III. Theoretical classification

In the literature, several ways of classifying competences are found. Researchers often classify competences[18] based on their logic, theory and purpose of the study.[19] In some education systems generic competences have been categorized and grouped into clusters. While there is considerable diversity in how generic competences are organized, there are some clusters of competences common to many taxonomies. Kemp and Seagraves[20] in their review of the classifications developed in the United Kingdom Higher Education system identify the following grouping: written and verbal communication skills; interpersonal skills; numeracy and information technology. There are two international projects which conceptualise generic competences into categories: the OECD’s Definition and Selection of Competences (DeSeCo) Project[21] classifies generic competences into three broad categories as follows: Ability to use tools interactively; Ability to act in socially heterogeneous groups; and Ability to act autonomously. The 21st century skills project[22] uses four categories after consideration of a number of other conceptualizations as follows: Ways of thinking; Ways of working together; Tools for working; and Living in the world. The suggested broad-category conceptualization of generic competences for the Australian Qualification Framework (AQF) policy is: basic fundamental skills; people skills; thinking skills; and personal world view skills. Finally, the Dublin descriptors refer to the following five dimensions: ‘knowledge and understanding’; ‘applying knowledge and understanding’; ‘making judgements’; ‘communication’; and ‘learning skills’.

All classifications described above follow different approaches. Since this article focuses on the experiences of the Tuning methodology in different regions we intend to use the Tuning in 2001[23] classification of the generic competences. This classification divides the generic competences into three categories:

1. Instrumental Competences: Those having an instrumental function. They include:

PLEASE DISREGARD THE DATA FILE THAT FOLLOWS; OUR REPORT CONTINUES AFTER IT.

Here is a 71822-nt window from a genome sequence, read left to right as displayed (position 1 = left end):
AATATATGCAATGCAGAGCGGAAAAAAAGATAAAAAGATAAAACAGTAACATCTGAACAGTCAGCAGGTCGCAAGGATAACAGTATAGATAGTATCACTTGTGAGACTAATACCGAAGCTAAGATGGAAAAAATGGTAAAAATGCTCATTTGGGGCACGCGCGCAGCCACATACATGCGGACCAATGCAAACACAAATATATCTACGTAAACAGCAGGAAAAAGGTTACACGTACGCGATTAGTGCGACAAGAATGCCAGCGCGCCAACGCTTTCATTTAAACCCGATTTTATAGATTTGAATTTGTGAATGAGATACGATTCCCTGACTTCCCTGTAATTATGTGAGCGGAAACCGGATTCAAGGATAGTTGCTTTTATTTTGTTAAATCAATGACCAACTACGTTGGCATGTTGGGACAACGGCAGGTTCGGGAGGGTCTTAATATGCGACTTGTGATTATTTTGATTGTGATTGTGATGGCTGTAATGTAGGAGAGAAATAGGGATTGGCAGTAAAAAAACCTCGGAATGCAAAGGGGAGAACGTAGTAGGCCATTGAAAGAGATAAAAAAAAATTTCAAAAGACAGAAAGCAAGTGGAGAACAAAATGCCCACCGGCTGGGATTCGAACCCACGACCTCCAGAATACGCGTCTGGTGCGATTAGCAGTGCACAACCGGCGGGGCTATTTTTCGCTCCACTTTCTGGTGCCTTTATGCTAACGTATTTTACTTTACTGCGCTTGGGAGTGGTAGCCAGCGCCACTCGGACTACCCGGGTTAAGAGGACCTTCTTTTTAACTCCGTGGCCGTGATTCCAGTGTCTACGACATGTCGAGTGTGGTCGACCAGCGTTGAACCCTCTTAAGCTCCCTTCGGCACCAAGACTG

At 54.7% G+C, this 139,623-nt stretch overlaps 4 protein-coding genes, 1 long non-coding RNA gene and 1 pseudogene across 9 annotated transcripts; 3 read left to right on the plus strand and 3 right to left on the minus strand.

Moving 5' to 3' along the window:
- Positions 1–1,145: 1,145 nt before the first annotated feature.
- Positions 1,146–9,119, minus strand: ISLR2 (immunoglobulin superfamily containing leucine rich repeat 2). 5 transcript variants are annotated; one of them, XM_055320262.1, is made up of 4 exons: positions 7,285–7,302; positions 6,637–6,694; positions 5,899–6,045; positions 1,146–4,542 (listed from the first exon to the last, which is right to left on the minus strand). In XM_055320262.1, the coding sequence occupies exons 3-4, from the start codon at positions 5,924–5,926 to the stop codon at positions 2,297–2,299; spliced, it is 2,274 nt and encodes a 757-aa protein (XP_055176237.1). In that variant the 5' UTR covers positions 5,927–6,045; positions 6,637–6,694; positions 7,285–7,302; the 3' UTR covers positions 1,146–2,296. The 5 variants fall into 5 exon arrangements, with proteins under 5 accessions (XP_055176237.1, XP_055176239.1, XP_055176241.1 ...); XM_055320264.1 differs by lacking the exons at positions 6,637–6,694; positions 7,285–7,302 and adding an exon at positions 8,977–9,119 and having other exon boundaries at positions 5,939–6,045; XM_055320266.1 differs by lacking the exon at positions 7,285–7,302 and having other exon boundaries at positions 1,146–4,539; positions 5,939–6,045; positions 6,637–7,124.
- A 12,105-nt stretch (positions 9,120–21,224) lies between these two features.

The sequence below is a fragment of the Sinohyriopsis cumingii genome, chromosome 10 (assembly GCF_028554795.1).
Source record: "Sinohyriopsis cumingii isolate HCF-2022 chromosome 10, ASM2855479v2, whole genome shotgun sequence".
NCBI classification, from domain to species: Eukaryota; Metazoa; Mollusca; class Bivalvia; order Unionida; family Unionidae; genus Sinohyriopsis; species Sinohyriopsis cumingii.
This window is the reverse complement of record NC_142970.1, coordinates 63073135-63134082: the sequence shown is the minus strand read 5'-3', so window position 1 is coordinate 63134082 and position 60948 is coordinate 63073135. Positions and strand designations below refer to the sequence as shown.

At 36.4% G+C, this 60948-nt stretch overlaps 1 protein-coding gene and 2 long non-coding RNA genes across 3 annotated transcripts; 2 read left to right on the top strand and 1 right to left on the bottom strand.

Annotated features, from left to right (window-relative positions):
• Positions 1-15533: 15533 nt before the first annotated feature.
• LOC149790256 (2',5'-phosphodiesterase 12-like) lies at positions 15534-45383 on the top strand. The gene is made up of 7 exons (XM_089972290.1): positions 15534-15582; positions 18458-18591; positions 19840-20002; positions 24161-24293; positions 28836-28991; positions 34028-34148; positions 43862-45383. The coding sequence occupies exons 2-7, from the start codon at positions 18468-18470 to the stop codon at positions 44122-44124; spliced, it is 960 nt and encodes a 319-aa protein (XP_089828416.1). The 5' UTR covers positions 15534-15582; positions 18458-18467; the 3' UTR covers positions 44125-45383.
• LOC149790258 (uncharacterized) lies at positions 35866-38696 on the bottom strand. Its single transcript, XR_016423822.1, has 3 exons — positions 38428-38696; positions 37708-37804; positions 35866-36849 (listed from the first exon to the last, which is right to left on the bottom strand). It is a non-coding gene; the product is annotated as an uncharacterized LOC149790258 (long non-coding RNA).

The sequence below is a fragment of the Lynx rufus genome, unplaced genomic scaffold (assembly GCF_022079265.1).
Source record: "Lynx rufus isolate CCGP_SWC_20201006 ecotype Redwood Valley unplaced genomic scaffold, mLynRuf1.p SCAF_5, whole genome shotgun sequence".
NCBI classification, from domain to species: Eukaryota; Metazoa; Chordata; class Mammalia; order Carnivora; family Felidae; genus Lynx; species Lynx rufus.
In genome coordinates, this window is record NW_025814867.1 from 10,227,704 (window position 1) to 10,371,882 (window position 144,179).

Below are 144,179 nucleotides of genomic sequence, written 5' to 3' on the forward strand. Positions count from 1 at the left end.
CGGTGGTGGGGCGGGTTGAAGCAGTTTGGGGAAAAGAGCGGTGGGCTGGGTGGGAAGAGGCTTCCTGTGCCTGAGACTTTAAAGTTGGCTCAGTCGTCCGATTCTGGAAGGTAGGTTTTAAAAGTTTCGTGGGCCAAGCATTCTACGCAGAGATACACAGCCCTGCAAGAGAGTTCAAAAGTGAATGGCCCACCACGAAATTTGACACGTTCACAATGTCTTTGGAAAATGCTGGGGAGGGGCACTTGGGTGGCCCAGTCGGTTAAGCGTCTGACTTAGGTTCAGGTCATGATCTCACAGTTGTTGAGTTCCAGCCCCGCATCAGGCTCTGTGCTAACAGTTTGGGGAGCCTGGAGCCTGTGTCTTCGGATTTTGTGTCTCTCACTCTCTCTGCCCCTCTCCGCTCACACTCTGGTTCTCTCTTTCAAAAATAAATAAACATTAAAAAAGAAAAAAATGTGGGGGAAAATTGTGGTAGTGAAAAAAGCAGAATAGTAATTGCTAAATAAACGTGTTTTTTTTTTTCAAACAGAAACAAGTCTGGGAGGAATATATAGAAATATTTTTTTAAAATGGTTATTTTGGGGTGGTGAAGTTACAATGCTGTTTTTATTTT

— Cognitive abilities, capacity to understand and manipulate ideas and thoughts.

  — Methodological capacities to manipulate the environment: organising time and strategies of learning, making decisions or solving problems.

  — Technological skills related to use of technological devices, computing and information management skills.

  — Linguistic skills such as oral and written communication or knowledge of a second language.

2. Interpersonal Competences: Individual abilities relating to the capacity to express one’s own feelings, critical and self-critical abilities. Social skills relating to interpersonal skills or team-work or the expression of social or ethical commitment. These tend to favour processes of social interaction and of co-operation.

3. Systemic competences: those skills and abilities concerning whole systems. They suppose a combination of understanding, sensibility and knowledge that allows one to see how the parts of a whole relate and come together. These capacities include the ability to plan changes so as to make improvements in whole systems and to design new systems. Systemic competences require as a base the prior acquisition of instrumental and interpersonal competences.

Following the Tuning classification, the distribution of the 16 global generic competences in the four regions is as follows:

Table 2

Tuning classification of generic competences

Instrumental Competences

— Information management skills

— Computing skills

— Capacity for abstract thinking, analysis and synthesis

— Problem solving

— Decision making

— Oral and written communication

— Interpersonal skills

— Critical and self-critical abilities

— Teamwork

— Ethical commitment

 

Systemic Competences

— Ability to apply knowledge in practice

— Concern for quality

— Commitment to the conservation of the environment

— Creativity

— Ability to work autonomously

— Capacity to learn actively

IV. Empirical categorisation

As was explained, there are different theoretical classifications of generic competences but we can also categorize them as a result of empirical analysis. In all Tuning projects there is a consultation process following the initial definition of generic competences. Change and the variety of contexts both require a constant check on social demands for degree profiles. This underlines the need for consultation, and constant revision of information on adequacy. The language of competences could be considered more appropriate for consultation and dialogue with groups not directly involved in academic life, and can contribute to the necessary reflection for the development of new degrees and for permanent systems of updating existing ones. This enquiry was addressed to students, academics, employers and graduates, contacted by the academics participating in each Tuning project. The questionnaire consisted of the list of generic competences identified in each region. For each competence, the respondents were asked to indicate: 1) the importance of the competence, in his/her opinion, for work in their profession; and 2) the level of achievement of the competence that they estimated was reached as a result of taking their degree programme. To indicate this respondents were asked to use a scale of 1 = none to 4 = strong.